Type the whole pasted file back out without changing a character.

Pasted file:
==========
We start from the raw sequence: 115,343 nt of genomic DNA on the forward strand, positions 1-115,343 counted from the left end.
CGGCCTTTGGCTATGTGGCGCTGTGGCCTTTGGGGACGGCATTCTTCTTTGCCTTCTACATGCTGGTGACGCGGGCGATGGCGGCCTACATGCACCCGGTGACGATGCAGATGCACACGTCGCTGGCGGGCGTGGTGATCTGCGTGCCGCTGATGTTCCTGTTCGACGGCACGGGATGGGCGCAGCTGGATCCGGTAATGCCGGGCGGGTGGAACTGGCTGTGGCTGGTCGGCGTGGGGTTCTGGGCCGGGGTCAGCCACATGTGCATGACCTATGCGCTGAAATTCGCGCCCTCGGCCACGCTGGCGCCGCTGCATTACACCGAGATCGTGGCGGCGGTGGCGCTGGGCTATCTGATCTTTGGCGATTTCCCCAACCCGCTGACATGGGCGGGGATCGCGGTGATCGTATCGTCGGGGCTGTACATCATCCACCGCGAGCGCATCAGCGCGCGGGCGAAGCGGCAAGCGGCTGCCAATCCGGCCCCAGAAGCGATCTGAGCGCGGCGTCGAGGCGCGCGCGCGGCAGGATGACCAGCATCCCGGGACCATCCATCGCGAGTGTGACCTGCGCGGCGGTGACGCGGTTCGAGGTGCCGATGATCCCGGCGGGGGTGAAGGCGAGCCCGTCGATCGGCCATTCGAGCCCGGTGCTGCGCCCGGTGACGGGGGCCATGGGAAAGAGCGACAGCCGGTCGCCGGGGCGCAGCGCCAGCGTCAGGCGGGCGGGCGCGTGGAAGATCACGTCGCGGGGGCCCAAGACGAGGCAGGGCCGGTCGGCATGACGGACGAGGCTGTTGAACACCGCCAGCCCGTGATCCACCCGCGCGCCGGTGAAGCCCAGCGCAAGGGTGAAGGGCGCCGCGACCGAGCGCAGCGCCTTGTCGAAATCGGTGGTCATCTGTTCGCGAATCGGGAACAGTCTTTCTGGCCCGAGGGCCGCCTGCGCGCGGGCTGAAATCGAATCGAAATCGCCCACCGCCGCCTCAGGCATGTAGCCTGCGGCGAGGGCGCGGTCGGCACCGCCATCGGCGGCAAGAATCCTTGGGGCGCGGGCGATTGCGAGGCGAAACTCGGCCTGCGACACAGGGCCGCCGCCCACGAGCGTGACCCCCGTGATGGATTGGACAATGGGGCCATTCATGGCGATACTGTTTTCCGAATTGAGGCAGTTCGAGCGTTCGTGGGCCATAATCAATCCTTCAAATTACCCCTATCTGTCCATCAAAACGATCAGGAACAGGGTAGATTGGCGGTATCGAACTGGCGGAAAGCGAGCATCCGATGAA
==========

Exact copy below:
We start from the raw sequence: 115,343 nt of genomic DNA on the forward strand, positions 1-115,343 counted from the left end.
CGGCCTTTGGCTATGTGGCGCTGTGGCCTTTGGGGACGGCATTCTTCTTTGCCTTCTACATGCTGGTGACGCGGGCGATGGCGGCCTACATGCACCCGGTGACGATGCAGATGCACACGTCGCTGGCGGGCGTGGTGATCTGCGTGCCGCTGATGTTCCTGTTCGACGGCACGGGATGGGCGCAGCTGGATCCGGTAATGCCGGGCGGGTGGAACTGGCTGTGGCTGGTCGGCGTGGGGTTCTGGGCCGGGGTCAGCCACATGTGCATGACCTATGCGCTGAAATTCGCGCCCTCGGCCACGCTGGCGCCGCTGCATTACACCGAGATCGTGGCGGCGGTGGCGCTGGGCTATCTGATCTTTGGCGATTTCCCCAACCCGCTGACATGGGCGGGGATCGCGGTGATCGTATCGTCGGGGCTGTACATCATCCACCGCGAGCGCATCAGCGCGCGGGCGAAGCGGCAAGCGGCTGCCAATCCGGCCCCAGAAGCGATCTGAGCGCGGCGTCGAGGCGCGCGCGCGGCAGGATGACCAGCATCCCGGGACCATCCATCGCGAGTGTGACCTGCGCGGCGGTGACGCGGTTCGAGGTGCCGATGATCCCGGCGGGGGTGAAGGCGAGCCCGTCGATCGGCCATTCGAGCCCGGTGCTGCGCCCGGTGACGGGGGCCATGGGAAAGAGCGACAGCCGGTCGCCGGGGCGCAGCGCCAGCGTCAGGCGGGCGGGCGCGTGGAAGATCACGTCGCGGGGGCCCAAGACGAGGCAGGGCCGGTCGGCATGACGGACGAGGCTGTTGAACACCGCCAGCCCGTGATCCACCCGCGCGCCGGTGAAGCCCAGCGCAAGGGTGAAGGGCGCCGCGACCGAGCGCAGCGCCTTGTCGAAATCGGTGGTCATCTGTTCGCGAATCGGGAACAGTCTTTCTGGCCCGAGGGCCGCCTGCGCGCGGGCTGAAATCGAATCGAAATCGCCCACCGCCGCCTCAGGCATGTAGCCTGCGGCGAGGGCGCGGTCGGCACCGCCATCGGCGGCAAGAATCCTTGGGGCGCGGGCGATTGCGAGGCGAAACTCGGCCTGCGACACAGGGCCGCCGCCCACGAGCGTGACCCCCGTGATGGATTGGACAATGGGGCCATTCATGGCGATACTGTTTTCCGAATTGAGGCAGTTCGAGCGTTCGTGGGCCATAATCAATCCTTCAAATTACCCCTATCTGTCCATCAAAACGATCAGGAACAGGGTAGATTGGCGGTATCGAACTGGCGGAAAGCGAGCATCCGATGAA